Bob’s grandmother passed away last week. Her funeral is today. It is also Bob’s birthday today. I am attending the funeral. Obviously, I offer him condolences, but do I wish him a happy birthday too? What is the proper etiquette to follow in a situation like this?

Both Bob and his grandmother are related to me, but I wasn’t close to either one. I would see them like once a year at events like weddings and funerals. Since I don't visit Bob to celebrate his birthdays, I don't know if Bob is even celebrating his birthday, given the circumstances.

My own location is Netherlands, and I am agnostic. But an answer from any cultural background is appreciated.


2 Answers 2


From my own experience, my Father was very ill and died the day after my nephew's 21st birthday, what is important is to demonstrate care for the bereaved person, rather than to wish them a happiness which might seem inappropriate in the moment.

To wish someone a happy day at the funeral of a close family member, as you clearly understand, has potential to be inappropriate, though the degree of inappropriateness would to some extent depend upon your existing relationship with Bob and the delivery of the wish.

Something else which may be relevant is to think about what age Bob is. Is the birthday a significant one? Is he being 21, 30, 42? Any birthday which is in someway significant in your culture, or if Bob is still quite young, will seem like a bigger deal to be missing than a random birthday for a middle-aged person (I say this as a 53 year old, we're over the excitement of birthdays for the most part)

The fact that you understand that and don't want to say the wrong thing shows that you do care for Bob, so it would be appropriate to find a form of words which recognises the fact of his birthday without wishing him present joy.

This lets Bob know that he has not been forgotten but also understand the respect that you are showing to him and his Grandmother.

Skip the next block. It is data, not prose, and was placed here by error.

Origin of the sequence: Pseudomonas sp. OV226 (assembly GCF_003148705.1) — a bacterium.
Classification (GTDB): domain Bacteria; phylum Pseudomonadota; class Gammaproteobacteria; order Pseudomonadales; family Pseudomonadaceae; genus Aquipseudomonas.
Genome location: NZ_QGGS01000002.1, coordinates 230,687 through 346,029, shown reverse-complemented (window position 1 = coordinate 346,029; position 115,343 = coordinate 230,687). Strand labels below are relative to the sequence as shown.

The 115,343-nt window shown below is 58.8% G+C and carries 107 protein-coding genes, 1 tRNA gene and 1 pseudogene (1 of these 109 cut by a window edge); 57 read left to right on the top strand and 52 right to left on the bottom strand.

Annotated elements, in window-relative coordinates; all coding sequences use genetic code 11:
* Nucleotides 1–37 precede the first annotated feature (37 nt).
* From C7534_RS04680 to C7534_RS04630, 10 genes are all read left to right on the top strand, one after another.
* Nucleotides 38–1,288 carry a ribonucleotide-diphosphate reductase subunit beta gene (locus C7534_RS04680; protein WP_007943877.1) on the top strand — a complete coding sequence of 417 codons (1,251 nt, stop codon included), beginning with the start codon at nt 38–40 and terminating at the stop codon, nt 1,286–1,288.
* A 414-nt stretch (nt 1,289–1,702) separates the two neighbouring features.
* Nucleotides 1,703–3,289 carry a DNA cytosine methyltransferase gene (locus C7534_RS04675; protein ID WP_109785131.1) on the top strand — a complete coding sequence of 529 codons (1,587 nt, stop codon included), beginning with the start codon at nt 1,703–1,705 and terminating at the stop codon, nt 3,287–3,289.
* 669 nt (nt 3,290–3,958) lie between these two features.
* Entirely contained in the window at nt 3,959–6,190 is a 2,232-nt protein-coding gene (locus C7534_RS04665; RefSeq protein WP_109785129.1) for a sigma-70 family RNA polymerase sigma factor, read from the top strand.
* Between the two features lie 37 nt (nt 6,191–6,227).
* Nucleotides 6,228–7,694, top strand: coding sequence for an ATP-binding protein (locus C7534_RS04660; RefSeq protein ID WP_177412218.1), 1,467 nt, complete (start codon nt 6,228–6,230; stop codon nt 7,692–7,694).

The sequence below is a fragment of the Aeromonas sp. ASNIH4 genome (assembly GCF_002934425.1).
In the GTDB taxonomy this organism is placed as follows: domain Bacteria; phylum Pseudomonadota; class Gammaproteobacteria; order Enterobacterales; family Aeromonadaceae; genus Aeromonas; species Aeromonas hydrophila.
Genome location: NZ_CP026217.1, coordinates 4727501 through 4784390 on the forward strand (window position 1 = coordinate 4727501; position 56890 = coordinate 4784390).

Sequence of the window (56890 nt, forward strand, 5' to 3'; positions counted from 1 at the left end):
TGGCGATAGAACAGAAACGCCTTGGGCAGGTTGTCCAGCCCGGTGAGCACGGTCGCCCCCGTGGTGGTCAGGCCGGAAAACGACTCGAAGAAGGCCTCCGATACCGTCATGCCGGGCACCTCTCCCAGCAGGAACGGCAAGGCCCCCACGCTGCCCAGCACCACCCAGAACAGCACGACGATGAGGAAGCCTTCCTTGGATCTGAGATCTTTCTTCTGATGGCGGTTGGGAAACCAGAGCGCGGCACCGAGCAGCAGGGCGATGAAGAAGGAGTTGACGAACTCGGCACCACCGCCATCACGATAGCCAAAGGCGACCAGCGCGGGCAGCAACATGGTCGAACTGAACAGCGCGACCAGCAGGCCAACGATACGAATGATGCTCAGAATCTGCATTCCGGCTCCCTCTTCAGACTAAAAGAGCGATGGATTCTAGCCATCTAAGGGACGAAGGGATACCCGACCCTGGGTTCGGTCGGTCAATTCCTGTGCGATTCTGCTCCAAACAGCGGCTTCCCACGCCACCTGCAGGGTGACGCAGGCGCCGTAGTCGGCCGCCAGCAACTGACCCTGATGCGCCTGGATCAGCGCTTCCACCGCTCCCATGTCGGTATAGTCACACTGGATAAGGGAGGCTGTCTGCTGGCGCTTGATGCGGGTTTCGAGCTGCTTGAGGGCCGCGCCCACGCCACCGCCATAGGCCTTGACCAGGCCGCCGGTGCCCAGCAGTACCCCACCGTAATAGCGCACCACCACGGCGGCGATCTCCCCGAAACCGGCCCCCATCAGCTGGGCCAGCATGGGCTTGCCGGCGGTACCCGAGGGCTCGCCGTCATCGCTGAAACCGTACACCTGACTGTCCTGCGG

The words you use will very much depend on your own personality and your relationship with Bob, but after you have generally expressed condolences, something along the lines of this would cover those points.

...and on top of how much we're all going to miss her, I wanted to say how sorry I was about the timing of everything and to let you know that I still remember that it's your day too.

It is is a significant birthday that he's missing you could follow up with planning to meet up at some later stage (even if you wouldn't generally do that for his birthday you might want to this year as part of reinforcing family bonds and recognition of the horrible timing - but only if you actually would enjoy meeting up and it isn't wildly impractical due to travel times or something), or you could make a point of sending him a nice letter or a small gift in the following days.

In the end only you can judge what would work in the relationship between you and Bob, but remember you can recognise his birthday without wishing it to be 'happy'.


Traditionally, tragedies override joyful events in European cultures, especially the loss of a loved one.

Wikipedia writes about Mourning:

Those most affected by the loss of a loved one often observe a period of grieving, marked by withdrawal from social events and quiet, respectful behavior.

So Bob is supposed to grieve for his grandma and not take part in any festivities or unrespectful behavior for a while, even if he himself doesn't follow any religion. In the past, the period of mourning was either set by religious and cultural rules, or indicated by the affected person by wearing a black mourning attire. Since mourning people are supposed to withdraw from social events, it's in turn inappropriate to invite them to such events.

Many people feel that those rules are historic now and don't follow them as strictly as a few decades ago, but the gist of "you shouldn't celebrate when someone died" still applies today.

In that context, it would be inappropriate to wish him a "happy" birthday, especially at a funeral. You can choose other words to convey your meaning, as indicated by Spagirl's answer, but anything implying "smile and have a party" is inappropriate.

  • 3
    Why does the fact that wikipedia says that something is 'often' the case lead to a conclusion that Bob is 'supposed' to behave this way rather than it just being a possibility the OP should consider, which the OP is clearly already doing, hence their question?
    – user9837
    Jul 10, 2019 at 9:43
  • "Tragedies override joyful events" says who? Wikipedia certainly doesn't. People should be sad when their grandma dies. They should be happy when it's their birthday. The question is about what happens when both happen together.
    – gnasher729
    Nov 23, 2019 at 17:40

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